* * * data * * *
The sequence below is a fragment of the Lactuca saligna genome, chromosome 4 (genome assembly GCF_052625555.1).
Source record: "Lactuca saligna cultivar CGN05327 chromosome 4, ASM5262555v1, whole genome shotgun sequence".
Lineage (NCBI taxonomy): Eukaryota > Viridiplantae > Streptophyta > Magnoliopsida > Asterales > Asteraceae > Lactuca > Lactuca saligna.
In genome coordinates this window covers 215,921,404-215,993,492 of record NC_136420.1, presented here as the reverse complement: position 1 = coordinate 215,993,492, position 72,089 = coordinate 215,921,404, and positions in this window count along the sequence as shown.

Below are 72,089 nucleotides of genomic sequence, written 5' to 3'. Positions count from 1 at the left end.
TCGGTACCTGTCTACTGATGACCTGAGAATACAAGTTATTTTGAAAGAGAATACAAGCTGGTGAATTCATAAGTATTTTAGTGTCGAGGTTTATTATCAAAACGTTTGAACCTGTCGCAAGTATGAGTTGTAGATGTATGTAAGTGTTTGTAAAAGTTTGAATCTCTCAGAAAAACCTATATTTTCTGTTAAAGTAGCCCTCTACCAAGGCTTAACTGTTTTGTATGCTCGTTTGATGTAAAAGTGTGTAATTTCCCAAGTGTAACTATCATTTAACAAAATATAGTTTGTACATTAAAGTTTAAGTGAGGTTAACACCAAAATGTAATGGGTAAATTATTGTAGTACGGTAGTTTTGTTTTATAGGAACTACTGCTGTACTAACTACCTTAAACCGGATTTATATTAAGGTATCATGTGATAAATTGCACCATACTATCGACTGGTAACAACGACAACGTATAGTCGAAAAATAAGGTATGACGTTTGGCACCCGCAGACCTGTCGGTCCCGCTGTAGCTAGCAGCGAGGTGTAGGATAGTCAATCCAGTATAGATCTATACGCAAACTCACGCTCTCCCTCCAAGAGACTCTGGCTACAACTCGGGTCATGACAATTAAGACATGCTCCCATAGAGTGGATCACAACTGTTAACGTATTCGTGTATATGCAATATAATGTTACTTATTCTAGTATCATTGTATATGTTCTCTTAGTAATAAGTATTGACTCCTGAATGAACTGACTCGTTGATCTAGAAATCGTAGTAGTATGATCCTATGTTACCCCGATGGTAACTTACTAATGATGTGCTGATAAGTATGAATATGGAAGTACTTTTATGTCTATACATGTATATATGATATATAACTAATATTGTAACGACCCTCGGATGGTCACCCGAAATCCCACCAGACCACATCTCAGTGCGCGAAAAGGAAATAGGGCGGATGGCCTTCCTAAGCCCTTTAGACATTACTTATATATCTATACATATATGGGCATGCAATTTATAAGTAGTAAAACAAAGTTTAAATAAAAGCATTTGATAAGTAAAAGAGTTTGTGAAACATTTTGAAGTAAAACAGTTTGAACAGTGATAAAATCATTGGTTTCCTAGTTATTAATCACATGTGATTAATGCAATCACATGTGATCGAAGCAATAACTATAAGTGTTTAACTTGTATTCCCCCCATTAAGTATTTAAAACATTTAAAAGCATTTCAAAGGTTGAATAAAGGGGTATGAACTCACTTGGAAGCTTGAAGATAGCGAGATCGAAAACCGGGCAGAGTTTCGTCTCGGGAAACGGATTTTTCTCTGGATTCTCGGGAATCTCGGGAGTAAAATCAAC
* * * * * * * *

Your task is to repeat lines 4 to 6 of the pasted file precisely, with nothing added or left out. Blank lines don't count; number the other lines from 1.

In genome coordinates this window covers 215,921,404-215,993,492 of record NC_136420.1, presented here as the reverse complement: position 1 = coordinate 215,993,492, position 72,089 = coordinate 215,921,404, and positions in this window count along the sequence as shown.

Below are 72,089 nucleotides of genomic sequence, written 5' to 3'. Positions count from 1 at the left end.
TCGGTACCTGTCTACTGATGACCTGAGAATACAAGTTATTTTGAAAGAGAATACAAGCTGGTGAATTCATAAGTATTTTAGTGTCGAGGTTTATTATCAAAACGTTTGAACCTGTCGCAAGTATGAGTTGTAGATGTATGTAAGTGTTTGTAAAAGTTTGAATCTCTCAGAAAAACCTATATTTTCTGTTAAAGTAGCCCTCTACCAAGGCTTAACTGTTTTGTATGCTCGTTTGATGTAAAAGTGTGTAATTTCCCAAGTGTAACTATCATTTAACAAAATATAGTTTGTACATTAAAGTTTAAGTGAGGTTAACACCAAAATGTAATGGGTAAATTATTGTAGTACGGTAGTTTTGTTTTATAGGAACTACTGCTGTACTAACTACCTTAAACCGGATTTATATTAAGGTATCATGTGATAAATTGCACCATACTATCGACTGGTAACAACGACAACGTATAGTCGAAAAATAAGGTATGACGTTTGGCACCCGCAGACCTGTCGGTCCCGCTGTAGCTAGCAGCGAGGTGTAGGATAGTCAATCCAGTATAGATCTATACGCAAACTCACGCTCTCCCTCCAAGAGACTCTGGCTACAACTCGGGTCATGACAATTAAGACATGCTCCCATAGAGTGGATCACAACTGTTAACGTATTCGTGTATATGCAATATAATGTTACTTATTCTAGTATCATTGTATATGTTCTCTTAGTAATAAGTATTGACTCCTGAATGAACTGACTCGTTGATCTAGAAATCGTAGTAGTATGATCCTATGTTACCCCGATGGTAACTTACTAATGATGTGCTGATAAGTATGAATATGGAAGTACTTTTATGTCTATACATGTATATATGATATATAACTAATATTGTAACGACCCTCGGATGGTCACCCGAAATCCCACCAGACCACATCTCAGTGCGCGAAAAGGAAATAGGGCGGATGGCCTTCCTAAGCCCTTTAGACATTACTTATATATCTATACATATATGGGCATGCAATTTATAAGTAGTAAAACAAAGTTTAAATAAAAGCATTTGATAAGTAAAAGAGTTTGTGAAACATTTTGAAGTAAAACAGTTTGAACAGTGATAAAATCATTGGTTTCCTAGTTATTAATCACATGTGATTAATGCAATCACATGTGATCGAAGCAATAACTATAAGTGTTTAACTTGTATTCCCCCCATTAAGTATTTAAAACATTTAAAAGCATTTCAAAGGTTGAATAAAGGGGTATGAACTCACTTGGAAGCTTGAAGATAGCGAGATCGAAAACCGGGCAGAGTTTCGTCTCGGGAAACGGATTTTTCTCTGGATTCTCGGGAATCTCGGGAGTAAAATCAAC